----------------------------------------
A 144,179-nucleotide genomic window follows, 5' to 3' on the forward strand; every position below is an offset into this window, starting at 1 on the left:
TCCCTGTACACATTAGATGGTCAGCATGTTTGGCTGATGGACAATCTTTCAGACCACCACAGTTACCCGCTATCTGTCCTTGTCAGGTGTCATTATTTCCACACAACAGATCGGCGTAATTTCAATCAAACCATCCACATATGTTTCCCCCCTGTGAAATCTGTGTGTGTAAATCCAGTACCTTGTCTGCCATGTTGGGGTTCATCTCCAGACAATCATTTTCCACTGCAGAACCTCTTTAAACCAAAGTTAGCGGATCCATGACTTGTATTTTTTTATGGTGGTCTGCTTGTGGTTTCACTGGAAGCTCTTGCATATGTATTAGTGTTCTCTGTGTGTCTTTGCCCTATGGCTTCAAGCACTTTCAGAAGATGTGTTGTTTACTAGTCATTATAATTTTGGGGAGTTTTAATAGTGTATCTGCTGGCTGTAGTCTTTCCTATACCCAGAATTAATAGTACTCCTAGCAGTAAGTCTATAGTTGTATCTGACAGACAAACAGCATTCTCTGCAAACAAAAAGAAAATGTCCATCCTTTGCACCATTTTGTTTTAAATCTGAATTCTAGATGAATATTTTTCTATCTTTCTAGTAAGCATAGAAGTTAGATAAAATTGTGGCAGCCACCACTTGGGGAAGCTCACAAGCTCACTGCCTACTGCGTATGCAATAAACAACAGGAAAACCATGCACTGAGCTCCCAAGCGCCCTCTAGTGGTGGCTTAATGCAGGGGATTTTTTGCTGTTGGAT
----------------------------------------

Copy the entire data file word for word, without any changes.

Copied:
A 144,179-nucleotide genomic window follows, 5' to 3' on the forward strand; every position below is an offset into this window, starting at 1 on the left:
TCCCTGTACACATTAGATGGTCAGCATGTTTGGCTGATGGACAATCTTTCAGACCACCACAGTTACCCGCTATCTGTCCTTGTCAGGTGTCATTATTTCCACACAACAGATCGGCGTAATTTCAATCAAACCATCCACATATGTTTCCCCCCTGTGAAATCTGTGTGTGTAAATCCAGTACCTTGTCTGCCATGTTGGGGTTCATCTCCAGACAATCATTTTCCACTGCAGAACCTCTTTAAACCAAAGTTAGCGGATCCATGACTTGTATTTTTTTATGGTGGTCTGCTTGTGGTTTCACTGGAAGCTCTTGCATATGTATTAGTGTTCTCTGTGTGTCTTTGCCCTATGGCTTCAAGCACTTTCAGAAGATGTGTTGTTTACTAGTCATTATAATTTTGGGGAGTTTTAATAGTGTATCTGCTGGCTGTAGTCTTTCCTATACCCAGAATTAATAGTACTCCTAGCAGTAAGTCTATAGTTGTATCTGACAGACAAACAGCATTCTCTGCAAACAAAAAGAAAATGTCCATCCTTTGCACCATTTTGTTTTAAATCTGAATTCTAGATGAATATTTTTCTATCTTTCTAGTAAGCATAGAAGTTAGATAAAATTGTGGCAGCCACCACTTGGGGAAGCTCACAAGCTCACTGCCTACTGCGTATGCAATAAACAACAGGAAAACCATGCACTGAGCTCCCAAGCGCCCTCTAGTGGTGGCTTAATGCAGGGGATTTTTTGCTGTTGGAT